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[kon-ser-vey-shuh n] /ˌkɒn sərˈveɪ ʃən/
the act of conserving; prevention of injury, decay, waste, or loss; preservation:
conservation of wildlife; conservation of human rights.
official supervision of rivers, forests, and other natural resources in order to preserve and protect them through prudent management.
a district, river, forest, etc., under such supervision.
the careful utilization of a natural resource in order to prevent depletion.
the restoration and preservation of works of art.
Origin of conservation
1350-1400; Middle English conservacioun < Latin conservātiōn- (stem of conservātiō), equivalent to conservāt(us) (past participle of conservāre to conserve; see -ate1) + -iōn- -ion
Related forms
conservational, adjective
anticonservation, noun, adjective
nonconservation, noun
nonconservational, adjective
proconservation, adjective
self-conservation, noun
1. care, husbandry, protection. Unabridged
Based on the Random House Dictionary, © Random House, Inc. 2015.
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Examples from the web for conservation
  • Water conservation is promoted through rainwater harvesting and xeriscaping.
  • And then there was the peace of mind, the quiet, and the conservation of water.
  • As means and instruments only, they are necessarily subordinate to the conservation of government itself.
  • It has facilities for conservation of old manuscripts, the rare books and special-collections library.
  • Anyone who takes global warming seriously agrees that conservation will be a big part of the solution.
  • Dioramas depicting wild animals in their natural settings promote wildlife appreciation and conservation.
  • In the coming decades, ocean research, education and conservation will become only more urgent.
  • We tend to see whales as symbols of conservation, and sometimes even symbols of conservation's excesses.
  • Lots of people practice energy conservation at home, only to find they can't do it so easily on the road.
  • Collaborate with a conservation agency or organization who actively brings local community and conservation needs together.
British Dictionary definitions for conservation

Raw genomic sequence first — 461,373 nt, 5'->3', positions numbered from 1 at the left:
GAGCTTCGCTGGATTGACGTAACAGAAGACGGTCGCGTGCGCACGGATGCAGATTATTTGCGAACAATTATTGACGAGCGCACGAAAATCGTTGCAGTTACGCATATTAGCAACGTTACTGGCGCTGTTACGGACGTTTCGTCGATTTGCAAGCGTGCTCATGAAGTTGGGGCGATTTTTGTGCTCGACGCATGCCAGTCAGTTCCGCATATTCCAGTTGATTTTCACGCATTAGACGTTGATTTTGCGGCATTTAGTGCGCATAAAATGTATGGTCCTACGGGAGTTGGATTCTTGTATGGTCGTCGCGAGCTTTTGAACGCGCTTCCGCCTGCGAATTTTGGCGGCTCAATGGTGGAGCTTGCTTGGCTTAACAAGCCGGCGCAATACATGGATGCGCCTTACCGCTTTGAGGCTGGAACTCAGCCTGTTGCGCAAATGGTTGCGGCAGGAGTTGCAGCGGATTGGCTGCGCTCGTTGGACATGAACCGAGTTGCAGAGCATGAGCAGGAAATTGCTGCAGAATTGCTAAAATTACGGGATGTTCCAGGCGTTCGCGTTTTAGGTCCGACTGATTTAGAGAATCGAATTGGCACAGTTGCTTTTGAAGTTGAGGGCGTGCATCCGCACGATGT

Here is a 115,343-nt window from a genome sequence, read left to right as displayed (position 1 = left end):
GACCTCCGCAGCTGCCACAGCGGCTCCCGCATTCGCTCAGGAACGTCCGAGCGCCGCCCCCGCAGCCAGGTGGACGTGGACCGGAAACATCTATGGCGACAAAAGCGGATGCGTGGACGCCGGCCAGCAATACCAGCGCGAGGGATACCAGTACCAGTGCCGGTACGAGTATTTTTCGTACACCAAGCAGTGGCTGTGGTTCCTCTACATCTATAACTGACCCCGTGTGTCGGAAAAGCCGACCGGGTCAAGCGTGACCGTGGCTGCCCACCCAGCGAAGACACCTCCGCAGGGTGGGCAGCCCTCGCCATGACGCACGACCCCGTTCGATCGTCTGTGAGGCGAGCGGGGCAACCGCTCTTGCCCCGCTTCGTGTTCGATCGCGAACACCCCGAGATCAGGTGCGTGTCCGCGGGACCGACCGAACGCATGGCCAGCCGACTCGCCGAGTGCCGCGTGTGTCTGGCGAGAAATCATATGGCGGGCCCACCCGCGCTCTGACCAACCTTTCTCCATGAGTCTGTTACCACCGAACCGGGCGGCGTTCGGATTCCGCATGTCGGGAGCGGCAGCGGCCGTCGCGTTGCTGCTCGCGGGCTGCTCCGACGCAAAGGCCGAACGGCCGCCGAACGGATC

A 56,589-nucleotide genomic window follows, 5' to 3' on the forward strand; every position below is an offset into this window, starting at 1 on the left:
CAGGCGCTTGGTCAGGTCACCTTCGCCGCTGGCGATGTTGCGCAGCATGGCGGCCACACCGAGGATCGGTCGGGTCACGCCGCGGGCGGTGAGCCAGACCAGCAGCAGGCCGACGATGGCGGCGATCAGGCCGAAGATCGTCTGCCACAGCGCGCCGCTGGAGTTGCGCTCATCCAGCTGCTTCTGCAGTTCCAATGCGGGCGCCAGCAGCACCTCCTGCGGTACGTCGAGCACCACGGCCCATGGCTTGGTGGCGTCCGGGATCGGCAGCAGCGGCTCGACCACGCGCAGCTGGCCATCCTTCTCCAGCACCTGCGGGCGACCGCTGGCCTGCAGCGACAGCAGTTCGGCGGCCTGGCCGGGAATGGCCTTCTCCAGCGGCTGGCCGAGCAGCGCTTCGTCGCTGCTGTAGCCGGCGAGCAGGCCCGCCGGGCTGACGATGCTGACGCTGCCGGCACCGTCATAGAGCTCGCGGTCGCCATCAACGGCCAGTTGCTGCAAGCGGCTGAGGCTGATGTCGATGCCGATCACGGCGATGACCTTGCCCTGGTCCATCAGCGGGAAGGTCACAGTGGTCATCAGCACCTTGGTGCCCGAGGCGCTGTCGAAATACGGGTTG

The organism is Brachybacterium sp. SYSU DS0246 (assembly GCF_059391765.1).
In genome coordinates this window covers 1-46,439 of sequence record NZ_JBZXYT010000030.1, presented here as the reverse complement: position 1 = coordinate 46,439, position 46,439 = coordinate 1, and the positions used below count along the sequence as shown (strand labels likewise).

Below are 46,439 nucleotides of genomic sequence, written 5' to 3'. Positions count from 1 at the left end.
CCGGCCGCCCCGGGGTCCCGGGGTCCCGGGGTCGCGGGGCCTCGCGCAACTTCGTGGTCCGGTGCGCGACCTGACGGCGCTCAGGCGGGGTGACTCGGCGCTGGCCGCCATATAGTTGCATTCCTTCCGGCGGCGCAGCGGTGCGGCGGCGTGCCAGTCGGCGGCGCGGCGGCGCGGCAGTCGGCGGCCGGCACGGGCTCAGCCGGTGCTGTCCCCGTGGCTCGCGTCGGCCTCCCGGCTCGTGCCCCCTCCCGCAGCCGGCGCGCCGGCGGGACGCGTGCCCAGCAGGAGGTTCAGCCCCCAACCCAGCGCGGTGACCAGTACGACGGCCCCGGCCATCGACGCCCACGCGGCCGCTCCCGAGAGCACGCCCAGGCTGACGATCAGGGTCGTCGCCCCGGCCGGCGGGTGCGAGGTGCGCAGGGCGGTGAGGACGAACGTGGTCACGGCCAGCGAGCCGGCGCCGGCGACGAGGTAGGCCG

the act or an instance of conserving or keeping from change, loss, injury, etc
  1. protection, preservation, and careful management of natural resources and of the environment
  2. (as modifier): a conservation area
Derived Forms
conservational, adjective
Collins English Dictionary - Complete & Unabridged 2012 Digital Edition
© William Collins Sons & Co. Ltd. 1979, 1986 © HarperCollins
Publishers 1998, 2000, 2003, 2005, 2006, 2007, 2009, 2012
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Word Origin and History for conservation

late 14c., conservacioun, "preservation of one's health and soundness," from Latin conservationem (nominative conservatio) "a keeping, preserving, conserving," noun of action from past participle stem of conservare (see conserve). Meaning "preservation of existing conditions" in any sense is from mid-15c. Since late 15c., in reference to English municipal authorities who had charge of rivers, sewers, forests, fisheries, etc. Specifically of the environment from 1922.

Online Etymology Dictionary, © 2010 Douglas Harper
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conservation in Science
The protection, preservation, management, or restoration of natural environments and the ecological communities that inhabit them. Conservation is generally held to include the management of human use of natural resources for current public benefit and sustainable social and economic utilization.
The American Heritage® Science Dictionary
Copyright © 2002. Published by Houghton Mifflin. All rights reserved.
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